To trust the nature or Tao of life does not mean that we should go around seeing through rose-colored glasses. It does not mean that we are to trust that people will always be kind, considerate, sensitive, and caring in their dealings with us. It means that we can trust people to be people, capable of the worst kind of cruelty, ignorance, and indifference as well as the most sublime beauty, compassion, creativity, and joy. ''To blindly trust in the goodness of people or to cynically trust in their badness — each is equally simpleminded.''

When we believe in the unity of all things and learn to trust the Tao, we believe that the universe wants to hold us up, not pull us down. This is because we are the universe and we can trust in the organic processes that are manifest in the natural world.

Principle 2: Tzu-jan — Nature/Receptivity of the Tao

When we learn to receive we open the door to our greatest good. Attachments, on the other hand, are the way of the ego and keep us from spontaneity and inspiration.

In order to receive the abundance of nature, we have to develop innate receptive capabilities. ''A skilled martial artist responds to what his opponent is actually doing, not to what he thinks his opponent will do. By fully receiving his opponent, becoming one with him in spirit, the martial artist effortlessly and spontaneously responds to his opponent's every move. In the same way, we respond spontaneously and naturally to life when we are fully open and receptive to it.''

Boldt notes that our ability to receive is just as important as our ability to give. But if our giving has ulterior motives, then it is a form of manipulation and is self-serving. When genuine giving flows naturally from us, then we have no sense of doing good or trying to be virtuous.

Principle 3: Wu-wei — Ease of the Tao

If you follow the path of least resistance you will have success with ease. If you follow the path of ego you will experience lack of ease, tension, and stress.
The Taoists advise us to be like water, which takes on the shape of all things, while keeping its own innate power. When we are free of attachments, we are fluid and flexible, and are able to respond with spontaneity. We can avoid using unnecessary energy when we visualize things in our mind, before we take action. When we let go of the past, and stop reliving old traumas or successes, we can open the gates for even greater success.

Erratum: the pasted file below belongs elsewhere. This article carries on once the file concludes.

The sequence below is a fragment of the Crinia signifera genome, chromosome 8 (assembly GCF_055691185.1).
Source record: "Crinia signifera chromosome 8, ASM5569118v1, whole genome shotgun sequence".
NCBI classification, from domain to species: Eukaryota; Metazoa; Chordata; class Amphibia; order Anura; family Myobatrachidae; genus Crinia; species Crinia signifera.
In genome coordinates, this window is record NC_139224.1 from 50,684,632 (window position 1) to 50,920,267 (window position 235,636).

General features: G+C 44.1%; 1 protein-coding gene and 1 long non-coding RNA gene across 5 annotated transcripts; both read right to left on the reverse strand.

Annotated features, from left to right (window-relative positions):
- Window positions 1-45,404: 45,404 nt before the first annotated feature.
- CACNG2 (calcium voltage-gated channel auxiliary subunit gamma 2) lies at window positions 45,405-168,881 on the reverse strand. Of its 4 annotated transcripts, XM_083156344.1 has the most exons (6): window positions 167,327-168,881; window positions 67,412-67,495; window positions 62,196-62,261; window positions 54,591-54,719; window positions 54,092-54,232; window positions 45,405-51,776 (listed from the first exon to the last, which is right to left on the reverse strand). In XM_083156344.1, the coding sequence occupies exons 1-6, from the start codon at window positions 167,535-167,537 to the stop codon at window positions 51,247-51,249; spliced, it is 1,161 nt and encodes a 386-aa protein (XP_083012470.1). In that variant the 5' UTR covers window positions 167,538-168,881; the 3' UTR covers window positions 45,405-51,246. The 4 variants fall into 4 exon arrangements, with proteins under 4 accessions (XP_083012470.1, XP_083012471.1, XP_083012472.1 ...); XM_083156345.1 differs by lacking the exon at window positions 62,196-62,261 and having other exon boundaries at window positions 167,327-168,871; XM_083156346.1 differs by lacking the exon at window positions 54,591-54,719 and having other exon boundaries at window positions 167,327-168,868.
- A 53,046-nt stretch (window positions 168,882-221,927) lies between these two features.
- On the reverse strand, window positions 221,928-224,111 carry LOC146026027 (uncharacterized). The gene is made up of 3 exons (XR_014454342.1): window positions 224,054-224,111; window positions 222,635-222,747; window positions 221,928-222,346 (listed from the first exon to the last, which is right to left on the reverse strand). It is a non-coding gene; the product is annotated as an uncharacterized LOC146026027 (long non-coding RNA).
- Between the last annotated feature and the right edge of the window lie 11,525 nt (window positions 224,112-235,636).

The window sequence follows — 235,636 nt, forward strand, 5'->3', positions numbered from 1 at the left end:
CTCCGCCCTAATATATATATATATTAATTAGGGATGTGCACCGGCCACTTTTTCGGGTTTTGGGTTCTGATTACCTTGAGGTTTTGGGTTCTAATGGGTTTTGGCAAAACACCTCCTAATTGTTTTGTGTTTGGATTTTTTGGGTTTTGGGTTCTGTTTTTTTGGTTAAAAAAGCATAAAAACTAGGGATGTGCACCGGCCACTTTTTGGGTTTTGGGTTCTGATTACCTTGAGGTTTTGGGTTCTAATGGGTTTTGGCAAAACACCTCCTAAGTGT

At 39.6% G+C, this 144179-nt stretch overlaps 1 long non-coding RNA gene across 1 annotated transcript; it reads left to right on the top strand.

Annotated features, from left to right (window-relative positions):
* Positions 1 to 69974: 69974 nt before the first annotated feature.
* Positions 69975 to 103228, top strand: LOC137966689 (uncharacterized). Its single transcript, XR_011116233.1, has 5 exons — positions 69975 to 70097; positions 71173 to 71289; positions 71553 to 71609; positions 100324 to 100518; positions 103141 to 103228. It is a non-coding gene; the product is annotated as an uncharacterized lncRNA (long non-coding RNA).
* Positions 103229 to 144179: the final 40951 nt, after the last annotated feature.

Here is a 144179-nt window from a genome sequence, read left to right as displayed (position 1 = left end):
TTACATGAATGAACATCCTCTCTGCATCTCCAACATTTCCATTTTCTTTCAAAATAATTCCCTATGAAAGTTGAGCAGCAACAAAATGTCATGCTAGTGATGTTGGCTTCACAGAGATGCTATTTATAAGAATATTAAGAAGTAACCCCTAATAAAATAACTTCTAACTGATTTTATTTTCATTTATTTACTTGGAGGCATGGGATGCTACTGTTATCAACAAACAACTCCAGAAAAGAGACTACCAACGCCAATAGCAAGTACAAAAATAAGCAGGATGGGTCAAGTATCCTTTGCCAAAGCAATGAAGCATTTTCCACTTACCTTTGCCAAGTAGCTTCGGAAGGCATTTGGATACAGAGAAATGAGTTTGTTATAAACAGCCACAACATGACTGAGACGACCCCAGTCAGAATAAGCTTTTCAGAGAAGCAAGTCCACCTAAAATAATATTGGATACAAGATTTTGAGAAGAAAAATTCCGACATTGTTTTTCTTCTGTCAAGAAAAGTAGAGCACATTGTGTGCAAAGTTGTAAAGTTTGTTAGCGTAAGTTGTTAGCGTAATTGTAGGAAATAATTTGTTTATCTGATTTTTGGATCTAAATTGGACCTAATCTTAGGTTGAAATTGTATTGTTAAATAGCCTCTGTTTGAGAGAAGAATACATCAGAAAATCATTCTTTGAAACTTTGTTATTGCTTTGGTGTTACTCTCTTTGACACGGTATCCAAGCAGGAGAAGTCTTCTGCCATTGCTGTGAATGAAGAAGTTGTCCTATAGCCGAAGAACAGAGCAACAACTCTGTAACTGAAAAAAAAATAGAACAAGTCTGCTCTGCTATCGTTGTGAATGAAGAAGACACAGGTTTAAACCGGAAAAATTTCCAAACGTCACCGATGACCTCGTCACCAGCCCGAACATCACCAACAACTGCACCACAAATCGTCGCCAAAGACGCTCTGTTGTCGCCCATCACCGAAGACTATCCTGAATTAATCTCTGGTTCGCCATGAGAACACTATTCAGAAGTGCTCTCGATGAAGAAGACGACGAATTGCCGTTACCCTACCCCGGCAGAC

As the Chinese proverb goes, If I keep a green bough in my heart, the singing bird will come. Ease comes to us when we recognize the unity in all things, respect the way of nature, and honor the intuitive voice. It comes to us when we celebrate life and count our blessings.

Principle 4: Ch'i — Flow or Joy of the Tao

When energy moves in our lives, it creates wealth, improves relationships, and maximizes health. When the ego feels resentment, then there is a lack of energy, and little zest for life.

Boldt explores the attitudes and techniques that help keep energy flowing freely in our lives. ''Circulation is as important to financial health as it is to physical, mental, and emotional health,'' says Boldt. ''When you increase circulation you increase wealth.'' Material abundance comes by focusing on giving of our innate gifts. It is important to believe in our gifts and to have faith that they will be valued in the world. 

According to Boldt, there are ten steps to cultivating Ch'i.You must:
be cheerful,


move your body,

rest your body,

master your emotions,



spend time in nature,

eat well, and

cultivate an awareness of your surroundings.

Principle 5: Te — Power and Dignity of the Tao

The way to authentic power is through actualizing our natural abilities. When the ego craves approval, there is lack of power and inner direction.

In his exploration of the natural power that results from living in the Tao, Boldt discusses the importance of following your destiny, which includes doing your life's work and maintaining a way of life that is naturally yours. Preserving our innate power is not easy in a commercial society, which encourages conformity and robs people of their innate dignity. ''For what will you sacrifice your Te?'' Boldt asks. ''Will you lose it because you fear offending others and find it easier to conform? Will you trade it for money or fame, for lust or ambition, for cheap thrills or empty promises?''